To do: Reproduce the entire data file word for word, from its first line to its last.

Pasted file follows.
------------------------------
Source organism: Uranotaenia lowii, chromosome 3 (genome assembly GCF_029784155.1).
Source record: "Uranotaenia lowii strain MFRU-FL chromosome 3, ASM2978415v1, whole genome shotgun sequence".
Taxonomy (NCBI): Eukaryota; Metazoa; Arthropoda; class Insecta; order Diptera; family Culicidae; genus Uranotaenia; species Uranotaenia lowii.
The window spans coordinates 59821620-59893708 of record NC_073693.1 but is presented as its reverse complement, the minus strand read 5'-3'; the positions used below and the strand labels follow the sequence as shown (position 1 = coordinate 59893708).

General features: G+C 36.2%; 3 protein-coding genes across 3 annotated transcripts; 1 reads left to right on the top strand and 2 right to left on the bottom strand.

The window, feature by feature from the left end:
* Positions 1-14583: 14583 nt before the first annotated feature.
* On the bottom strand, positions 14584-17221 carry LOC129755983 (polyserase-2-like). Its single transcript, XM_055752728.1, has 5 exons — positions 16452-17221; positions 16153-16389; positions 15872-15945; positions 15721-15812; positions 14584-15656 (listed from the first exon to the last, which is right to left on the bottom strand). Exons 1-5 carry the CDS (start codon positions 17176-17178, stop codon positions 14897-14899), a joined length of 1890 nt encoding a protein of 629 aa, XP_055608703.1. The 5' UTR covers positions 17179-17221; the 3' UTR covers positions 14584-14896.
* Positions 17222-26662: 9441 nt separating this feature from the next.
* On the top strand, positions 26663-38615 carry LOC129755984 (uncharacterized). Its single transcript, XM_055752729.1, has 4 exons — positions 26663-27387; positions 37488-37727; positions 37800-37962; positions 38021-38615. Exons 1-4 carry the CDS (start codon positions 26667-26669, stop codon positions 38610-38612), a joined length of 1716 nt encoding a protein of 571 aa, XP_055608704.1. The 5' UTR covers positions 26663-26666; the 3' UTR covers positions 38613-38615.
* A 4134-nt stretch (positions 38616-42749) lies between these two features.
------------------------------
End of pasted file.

Source organism: Uranotaenia lowii, chromosome 3 (genome assembly GCF_029784155.1).
Source record: "Uranotaenia lowii strain MFRU-FL chromosome 3, ASM2978415v1, whole genome shotgun sequence".
Taxonomy (NCBI): Eukaryota; Metazoa; Arthropoda; class Insecta; order Diptera; family Culicidae; genus Uranotaenia; species Uranotaenia lowii.
The window spans coordinates 59821620-59893708 of record NC_073693.1 but is presented as its reverse complement, the minus strand read 5'-3'; the positions used below and the strand labels follow the sequence as shown (position 1 = coordinate 59893708).

General features: G+C 36.2%; 3 protein-coding genes across 3 annotated transcripts; 1 reads left to right on the top strand and 2 right to left on the bottom strand.

The window, feature by feature from the left end:
* Positions 1-14583: 14583 nt before the first annotated feature.
* On the bottom strand, positions 14584-17221 carry LOC129755983 (polyserase-2-like). Its single transcript, XM_055752728.1, has 5 exons — positions 16452-17221; positions 16153-16389; positions 15872-15945; positions 15721-15812; positions 14584-15656 (listed from the first exon to the last, which is right to left on the bottom strand). Exons 1-5 carry the CDS (start codon positions 17176-17178, stop codon positions 14897-14899), a joined length of 1890 nt encoding a protein of 629 aa, XP_055608703.1. The 5' UTR covers positions 17179-17221; the 3' UTR covers positions 14584-14896.
* Positions 17222-26662: 9441 nt separating this feature from the next.
* On the top strand, positions 26663-38615 carry LOC129755984 (uncharacterized). Its single transcript, XM_055752729.1, has 4 exons — positions 26663-27387; positions 37488-37727; positions 37800-37962; positions 38021-38615. Exons 1-4 carry the CDS (start codon positions 26667-26669, stop codon positions 38610-38612), a joined length of 1716 nt encoding a protein of 571 aa, XP_055608704.1. The 5' UTR covers positions 26663-26666; the 3' UTR covers positions 38613-38615.
* A 4134-nt stretch (positions 38616-42749) lies between these two features.